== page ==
San Pedro de Atacama is the jumping off point if you want to explore the Atacama Desert. It’s a very small town, only about 5,300 people, and there must be many days when the tourists outnumber the residents.
That doesn’t sound quite right to me, because most of the tourists aren’t actually strolling the streets of San Pedro. They’re out there exploring the Atacama, which stretches across 41,000 square miles of wilderness and includes towering Andes peaks, rocky canyons, salty lagoons and salt flats, and arid high plains.
As we were sashaying down Calle Caracoles, we noticed that almost every building on each side of the street is made of decaying adobe bricks. Jamie said, “This may be the most primitive town we’ve ever visited.” On one hand, that seems correct. But on the other hand, we quickly realized that the buildings made of those bricks now house sophisticated boutiques, ice cream parlors, tourism offices and other businesses you would never expect to find on an unpaved main street.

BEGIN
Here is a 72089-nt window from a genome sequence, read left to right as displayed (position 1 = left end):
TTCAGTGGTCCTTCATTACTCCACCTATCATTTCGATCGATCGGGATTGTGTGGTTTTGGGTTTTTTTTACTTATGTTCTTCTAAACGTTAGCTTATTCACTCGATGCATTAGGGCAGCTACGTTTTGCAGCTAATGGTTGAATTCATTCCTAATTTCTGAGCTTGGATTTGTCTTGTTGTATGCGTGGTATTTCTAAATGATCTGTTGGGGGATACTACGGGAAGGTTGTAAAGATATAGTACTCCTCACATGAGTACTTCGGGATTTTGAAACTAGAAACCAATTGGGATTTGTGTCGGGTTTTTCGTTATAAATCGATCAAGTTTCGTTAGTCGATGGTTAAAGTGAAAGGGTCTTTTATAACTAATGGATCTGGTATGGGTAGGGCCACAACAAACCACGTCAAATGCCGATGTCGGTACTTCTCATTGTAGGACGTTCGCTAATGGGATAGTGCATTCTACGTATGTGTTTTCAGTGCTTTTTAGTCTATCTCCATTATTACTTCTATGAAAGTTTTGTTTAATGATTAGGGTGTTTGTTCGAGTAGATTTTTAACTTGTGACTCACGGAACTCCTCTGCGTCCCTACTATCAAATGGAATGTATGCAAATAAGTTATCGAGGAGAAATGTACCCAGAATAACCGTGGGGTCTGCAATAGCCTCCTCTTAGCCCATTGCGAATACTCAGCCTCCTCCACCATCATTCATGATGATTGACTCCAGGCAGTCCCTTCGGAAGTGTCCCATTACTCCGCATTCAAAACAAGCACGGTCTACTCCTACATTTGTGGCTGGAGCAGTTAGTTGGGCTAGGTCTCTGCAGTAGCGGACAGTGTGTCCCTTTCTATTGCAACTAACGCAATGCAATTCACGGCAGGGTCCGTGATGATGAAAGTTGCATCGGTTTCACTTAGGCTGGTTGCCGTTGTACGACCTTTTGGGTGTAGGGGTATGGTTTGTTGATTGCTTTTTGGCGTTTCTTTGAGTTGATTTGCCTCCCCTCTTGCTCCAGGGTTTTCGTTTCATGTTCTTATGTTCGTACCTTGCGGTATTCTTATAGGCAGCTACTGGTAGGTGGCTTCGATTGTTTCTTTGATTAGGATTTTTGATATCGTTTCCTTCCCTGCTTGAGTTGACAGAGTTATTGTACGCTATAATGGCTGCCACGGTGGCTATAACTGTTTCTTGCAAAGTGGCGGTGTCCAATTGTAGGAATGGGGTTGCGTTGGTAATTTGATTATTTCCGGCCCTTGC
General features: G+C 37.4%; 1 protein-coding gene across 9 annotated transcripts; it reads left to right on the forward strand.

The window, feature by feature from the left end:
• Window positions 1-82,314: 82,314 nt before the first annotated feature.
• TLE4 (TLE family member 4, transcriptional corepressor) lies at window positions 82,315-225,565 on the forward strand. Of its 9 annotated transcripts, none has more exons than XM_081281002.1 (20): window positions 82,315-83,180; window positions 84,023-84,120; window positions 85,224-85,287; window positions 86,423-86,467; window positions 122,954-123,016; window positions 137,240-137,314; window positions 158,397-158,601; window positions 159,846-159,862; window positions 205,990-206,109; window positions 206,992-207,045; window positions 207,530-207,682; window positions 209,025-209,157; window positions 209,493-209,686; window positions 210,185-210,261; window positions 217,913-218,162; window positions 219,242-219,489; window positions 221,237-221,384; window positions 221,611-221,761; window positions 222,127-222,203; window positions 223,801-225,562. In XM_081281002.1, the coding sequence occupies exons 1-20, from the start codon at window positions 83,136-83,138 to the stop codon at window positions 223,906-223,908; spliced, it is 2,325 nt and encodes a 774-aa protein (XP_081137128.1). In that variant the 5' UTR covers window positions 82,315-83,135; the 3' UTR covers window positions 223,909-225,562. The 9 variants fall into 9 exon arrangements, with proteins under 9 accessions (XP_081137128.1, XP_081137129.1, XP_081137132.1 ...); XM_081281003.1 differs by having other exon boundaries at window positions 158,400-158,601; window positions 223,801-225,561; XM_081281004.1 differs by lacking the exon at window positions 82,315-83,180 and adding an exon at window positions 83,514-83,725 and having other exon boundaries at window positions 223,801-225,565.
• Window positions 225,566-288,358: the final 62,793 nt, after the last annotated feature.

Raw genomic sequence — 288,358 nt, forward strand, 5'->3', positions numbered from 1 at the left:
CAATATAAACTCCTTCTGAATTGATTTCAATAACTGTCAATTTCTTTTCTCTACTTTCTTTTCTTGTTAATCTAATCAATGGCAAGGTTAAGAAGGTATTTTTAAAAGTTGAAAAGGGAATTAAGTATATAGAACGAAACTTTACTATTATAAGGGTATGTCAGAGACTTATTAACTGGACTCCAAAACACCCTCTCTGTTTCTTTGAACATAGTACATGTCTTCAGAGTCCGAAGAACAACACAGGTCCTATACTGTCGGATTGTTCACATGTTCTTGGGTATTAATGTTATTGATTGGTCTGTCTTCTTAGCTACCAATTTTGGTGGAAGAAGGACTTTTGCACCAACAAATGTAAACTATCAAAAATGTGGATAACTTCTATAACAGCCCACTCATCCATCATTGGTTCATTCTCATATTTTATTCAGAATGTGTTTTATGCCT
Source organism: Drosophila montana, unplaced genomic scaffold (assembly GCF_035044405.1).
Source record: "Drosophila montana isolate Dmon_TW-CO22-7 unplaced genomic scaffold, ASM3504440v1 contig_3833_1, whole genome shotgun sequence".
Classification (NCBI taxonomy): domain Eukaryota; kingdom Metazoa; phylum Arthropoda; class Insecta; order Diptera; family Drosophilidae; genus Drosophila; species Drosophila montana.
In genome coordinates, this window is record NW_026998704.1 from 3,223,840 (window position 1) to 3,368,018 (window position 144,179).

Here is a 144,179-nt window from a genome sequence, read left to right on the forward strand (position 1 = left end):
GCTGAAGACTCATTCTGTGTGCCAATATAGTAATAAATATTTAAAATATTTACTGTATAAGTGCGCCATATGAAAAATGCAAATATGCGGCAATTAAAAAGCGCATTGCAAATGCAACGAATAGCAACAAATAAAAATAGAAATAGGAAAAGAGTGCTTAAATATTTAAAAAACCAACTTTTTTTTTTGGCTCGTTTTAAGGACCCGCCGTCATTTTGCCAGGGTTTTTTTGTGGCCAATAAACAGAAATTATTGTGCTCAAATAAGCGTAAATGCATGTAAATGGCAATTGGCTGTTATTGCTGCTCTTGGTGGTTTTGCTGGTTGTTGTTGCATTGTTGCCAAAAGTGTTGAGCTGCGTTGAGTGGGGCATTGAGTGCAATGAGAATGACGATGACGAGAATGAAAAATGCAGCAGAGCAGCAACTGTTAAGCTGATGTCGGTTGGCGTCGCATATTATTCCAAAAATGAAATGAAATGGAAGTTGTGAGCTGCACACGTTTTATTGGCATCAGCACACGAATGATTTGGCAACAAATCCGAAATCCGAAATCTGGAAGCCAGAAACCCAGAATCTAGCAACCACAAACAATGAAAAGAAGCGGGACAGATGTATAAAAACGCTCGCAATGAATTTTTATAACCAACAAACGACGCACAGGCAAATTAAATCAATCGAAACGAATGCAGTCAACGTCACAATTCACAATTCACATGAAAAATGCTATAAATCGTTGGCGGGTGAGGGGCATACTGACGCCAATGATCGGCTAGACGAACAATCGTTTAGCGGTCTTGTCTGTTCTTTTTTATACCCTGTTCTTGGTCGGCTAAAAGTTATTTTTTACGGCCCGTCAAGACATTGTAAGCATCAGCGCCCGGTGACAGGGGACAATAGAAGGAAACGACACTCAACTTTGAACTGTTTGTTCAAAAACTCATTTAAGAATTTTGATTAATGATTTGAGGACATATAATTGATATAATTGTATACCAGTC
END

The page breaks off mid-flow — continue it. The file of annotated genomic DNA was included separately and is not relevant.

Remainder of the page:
That’s one of the best things about traveling: The world never ceases to surprise you.
Of course, every town in South America has a Catholic Church, but this one is made out of adobe, adobe, and more adobe. I also love the two dogs hanging out near the front gate.
Look at that perfect profile. When Jamie and I first started going out, I tried to wake up in the middle of the night so I could watch her sleep and look at her perfect profile silhouetted against the moon.
Calle Caracoles, the main street in San Pedro de Atacama. No pavement, a thousand feral dogs, and a lot of nice, helpful people.
Is there anywhere else in the world where you can find a combination ice cream parlor and foreign currency exchange? And as if that weren’t enough, the store is named Babalu (cue Desi Arnaz).
And as an added bonus, here’s Desi Arnaz singing the song that made him famous, Babalu.